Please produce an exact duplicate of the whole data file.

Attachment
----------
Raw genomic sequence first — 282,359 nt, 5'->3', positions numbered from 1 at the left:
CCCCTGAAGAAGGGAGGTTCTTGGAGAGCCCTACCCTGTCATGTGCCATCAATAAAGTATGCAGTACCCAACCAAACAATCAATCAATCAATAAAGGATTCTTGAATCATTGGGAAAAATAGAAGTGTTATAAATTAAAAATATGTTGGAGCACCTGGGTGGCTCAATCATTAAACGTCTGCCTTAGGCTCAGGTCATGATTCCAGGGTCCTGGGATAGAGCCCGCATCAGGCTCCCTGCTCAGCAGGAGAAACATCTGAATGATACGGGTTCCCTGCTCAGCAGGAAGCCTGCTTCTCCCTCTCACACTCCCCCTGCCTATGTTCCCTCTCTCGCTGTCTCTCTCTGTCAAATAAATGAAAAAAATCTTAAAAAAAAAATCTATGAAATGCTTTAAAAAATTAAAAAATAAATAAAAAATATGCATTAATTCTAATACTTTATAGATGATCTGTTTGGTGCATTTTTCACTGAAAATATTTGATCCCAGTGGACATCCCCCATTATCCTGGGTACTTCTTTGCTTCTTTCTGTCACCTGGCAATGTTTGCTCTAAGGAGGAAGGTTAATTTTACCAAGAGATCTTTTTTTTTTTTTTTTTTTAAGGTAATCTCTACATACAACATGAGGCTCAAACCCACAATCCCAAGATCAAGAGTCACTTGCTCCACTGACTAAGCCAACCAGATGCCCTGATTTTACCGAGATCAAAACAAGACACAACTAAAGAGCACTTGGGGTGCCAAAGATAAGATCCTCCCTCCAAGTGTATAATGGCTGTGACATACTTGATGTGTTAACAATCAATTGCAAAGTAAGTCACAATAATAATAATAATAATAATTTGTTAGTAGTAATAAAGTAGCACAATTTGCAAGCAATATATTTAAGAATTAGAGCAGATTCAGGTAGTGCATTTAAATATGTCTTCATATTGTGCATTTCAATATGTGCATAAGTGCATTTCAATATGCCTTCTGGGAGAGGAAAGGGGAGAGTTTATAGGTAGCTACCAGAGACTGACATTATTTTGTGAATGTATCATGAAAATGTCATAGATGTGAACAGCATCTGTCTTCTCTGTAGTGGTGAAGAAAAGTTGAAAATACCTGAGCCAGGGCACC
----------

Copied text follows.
Raw genomic sequence first — 282,359 nt, 5'->3', positions numbered from 1 at the left:
CCCCTGAAGAAGGGAGGTTCTTGGAGAGCCCTACCCTGTCATGTGCCATCAATAAAGTATGCAGTACCCAACCAAACAATCAATCAATCAATAAAGGATTCTTGAATCATTGGGAAAAATAGAAGTGTTATAAATTAAAAATATGTTGGAGCACCTGGGTGGCTCAATCATTAAACGTCTGCCTTAGGCTCAGGTCATGATTCCAGGGTCCTGGGATAGAGCCCGCATCAGGCTCCCTGCTCAGCAGGAGAAACATCTGAATGATACGGGTTCCCTGCTCAGCAGGAAGCCTGCTTCTCCCTCTCACACTCCCCCTGCCTATGTTCCCTCTCTCGCTGTCTCTCTCTGTCAAATAAATGAAAAAAATCTTAAAAAAAAAATCTATGAAATGCTTTAAAAAATTAAAAAATAAATAAAAAATATGCATTAATTCTAATACTTTATAGATGATCTGTTTGGTGCATTTTTCACTGAAAATATTTGATCCCAGTGGACATCCCCCATTATCCTGGGTACTTCTTTGCTTCTTTCTGTCACCTGGCAATGTTTGCTCTAAGGAGGAAGGTTAATTTTACCAAGAGATCTTTTTTTTTTTTTTTTTTTAAGGTAATCTCTACATACAACATGAGGCTCAAACCCACAATCCCAAGATCAAGAGTCACTTGCTCCACTGACTAAGCCAACCAGATGCCCTGATTTTACCGAGATCAAAACAAGACACAACTAAAGAGCACTTGGGGTGCCAAAGATAAGATCCTCCCTCCAAGTGTATAATGGCTGTGACATACTTGATGTGTTAACAATCAATTGCAAAGTAAGTCACAATAATAATAATAATAATAATTTGTTAGTAGTAATAAAGTAGCACAATTTGCAAGCAATATATTTAAGAATTAGAGCAGATTCAGGTAGTGCATTTAAATATGTCTTCATATTGTGCATTTCAATATGTGCATAAGTGCATTTCAATATGCCTTCTGGGAGAGGAAAGGGGAGAGTTTATAGGTAGCTACCAGAGACTGACATTATTTTGTGAATGTATCATGAAAATGTCATAGATGTGAACAGCATCTGTCTTCTCTGTAGTGGTGAAGAAAAGTTGAAAATACCTGAGCCAGGGCACC